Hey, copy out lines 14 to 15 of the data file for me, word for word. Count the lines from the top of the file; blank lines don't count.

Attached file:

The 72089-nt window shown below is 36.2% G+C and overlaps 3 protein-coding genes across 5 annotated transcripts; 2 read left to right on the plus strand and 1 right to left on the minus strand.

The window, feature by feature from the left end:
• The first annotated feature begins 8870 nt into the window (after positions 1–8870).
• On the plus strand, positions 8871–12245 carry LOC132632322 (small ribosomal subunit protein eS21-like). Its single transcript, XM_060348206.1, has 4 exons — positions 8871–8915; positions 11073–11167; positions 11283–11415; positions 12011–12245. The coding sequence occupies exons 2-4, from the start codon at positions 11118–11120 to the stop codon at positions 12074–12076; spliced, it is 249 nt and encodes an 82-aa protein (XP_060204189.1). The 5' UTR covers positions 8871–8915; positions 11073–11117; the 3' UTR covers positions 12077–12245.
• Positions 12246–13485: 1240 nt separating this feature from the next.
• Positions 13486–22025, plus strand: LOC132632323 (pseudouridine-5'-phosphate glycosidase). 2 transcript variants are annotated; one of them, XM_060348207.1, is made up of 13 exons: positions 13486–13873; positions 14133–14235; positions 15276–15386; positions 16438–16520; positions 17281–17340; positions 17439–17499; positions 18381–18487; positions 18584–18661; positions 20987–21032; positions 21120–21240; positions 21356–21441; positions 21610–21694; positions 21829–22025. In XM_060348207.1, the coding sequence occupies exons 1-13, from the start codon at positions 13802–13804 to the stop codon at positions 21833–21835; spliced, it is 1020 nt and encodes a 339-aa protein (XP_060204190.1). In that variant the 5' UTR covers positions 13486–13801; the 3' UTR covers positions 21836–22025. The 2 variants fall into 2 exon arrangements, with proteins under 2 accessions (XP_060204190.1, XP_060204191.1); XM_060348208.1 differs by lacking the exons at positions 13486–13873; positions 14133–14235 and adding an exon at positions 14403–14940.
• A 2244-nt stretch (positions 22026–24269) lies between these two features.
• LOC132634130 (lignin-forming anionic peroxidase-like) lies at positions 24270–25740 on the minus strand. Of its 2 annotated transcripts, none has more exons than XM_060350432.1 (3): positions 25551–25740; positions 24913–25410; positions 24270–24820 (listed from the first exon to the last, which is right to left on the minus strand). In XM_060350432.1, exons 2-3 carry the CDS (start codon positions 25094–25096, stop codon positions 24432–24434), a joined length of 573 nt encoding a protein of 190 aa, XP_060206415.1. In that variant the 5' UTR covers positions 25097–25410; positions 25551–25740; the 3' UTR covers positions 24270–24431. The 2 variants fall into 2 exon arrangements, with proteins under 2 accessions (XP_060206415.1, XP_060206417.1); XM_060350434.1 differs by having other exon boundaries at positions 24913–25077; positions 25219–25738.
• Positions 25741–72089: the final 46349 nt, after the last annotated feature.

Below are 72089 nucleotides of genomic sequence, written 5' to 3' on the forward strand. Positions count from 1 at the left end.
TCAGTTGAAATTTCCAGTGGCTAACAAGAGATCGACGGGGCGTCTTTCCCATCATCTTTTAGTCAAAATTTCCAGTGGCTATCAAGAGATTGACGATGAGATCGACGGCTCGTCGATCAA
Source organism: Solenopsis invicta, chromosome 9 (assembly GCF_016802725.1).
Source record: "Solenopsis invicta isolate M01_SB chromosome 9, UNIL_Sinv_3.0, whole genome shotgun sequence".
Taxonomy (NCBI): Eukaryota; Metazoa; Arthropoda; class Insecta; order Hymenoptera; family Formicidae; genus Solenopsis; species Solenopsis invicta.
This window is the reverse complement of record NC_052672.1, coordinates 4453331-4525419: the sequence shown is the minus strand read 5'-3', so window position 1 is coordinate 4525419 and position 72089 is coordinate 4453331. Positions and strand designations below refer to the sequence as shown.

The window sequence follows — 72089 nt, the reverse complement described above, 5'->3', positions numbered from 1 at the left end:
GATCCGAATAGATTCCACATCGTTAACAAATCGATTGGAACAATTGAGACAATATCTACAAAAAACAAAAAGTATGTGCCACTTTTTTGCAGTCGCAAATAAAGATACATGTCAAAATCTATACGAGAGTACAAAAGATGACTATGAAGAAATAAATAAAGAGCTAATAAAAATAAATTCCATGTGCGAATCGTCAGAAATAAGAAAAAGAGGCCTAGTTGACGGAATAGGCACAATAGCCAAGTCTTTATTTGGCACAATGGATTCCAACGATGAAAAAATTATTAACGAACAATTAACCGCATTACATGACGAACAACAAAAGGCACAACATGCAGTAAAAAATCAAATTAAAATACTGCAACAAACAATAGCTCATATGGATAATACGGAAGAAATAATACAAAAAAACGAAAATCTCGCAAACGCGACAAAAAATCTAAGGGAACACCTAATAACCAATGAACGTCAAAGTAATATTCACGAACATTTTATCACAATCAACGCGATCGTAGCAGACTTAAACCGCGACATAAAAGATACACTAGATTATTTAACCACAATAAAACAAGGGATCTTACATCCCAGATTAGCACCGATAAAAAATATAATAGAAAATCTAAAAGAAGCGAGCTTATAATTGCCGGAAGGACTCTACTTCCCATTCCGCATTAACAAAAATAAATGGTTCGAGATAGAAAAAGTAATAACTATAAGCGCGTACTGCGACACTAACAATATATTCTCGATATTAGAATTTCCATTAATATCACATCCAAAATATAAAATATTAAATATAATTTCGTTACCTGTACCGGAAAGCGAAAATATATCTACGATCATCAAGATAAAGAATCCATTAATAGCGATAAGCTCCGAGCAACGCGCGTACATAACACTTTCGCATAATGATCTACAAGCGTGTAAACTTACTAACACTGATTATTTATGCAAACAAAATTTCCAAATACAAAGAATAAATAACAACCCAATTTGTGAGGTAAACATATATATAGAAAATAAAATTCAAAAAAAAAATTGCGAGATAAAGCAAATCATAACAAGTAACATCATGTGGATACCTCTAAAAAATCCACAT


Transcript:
Taxonomy (NCBI): Eukaryota; Metazoa; Arthropoda; class Insecta; order Hymenoptera; family Formicidae; genus Solenopsis; species Solenopsis invicta.
This window is the reverse complement of record NC_052672.1, coordinates 4453331-4525419: the sequence shown is the minus strand read 5'-3', so window position 1 is coordinate 4525419 and position 72089 is coordinate 4453331. Positions and strand designations below refer to the sequence as shown.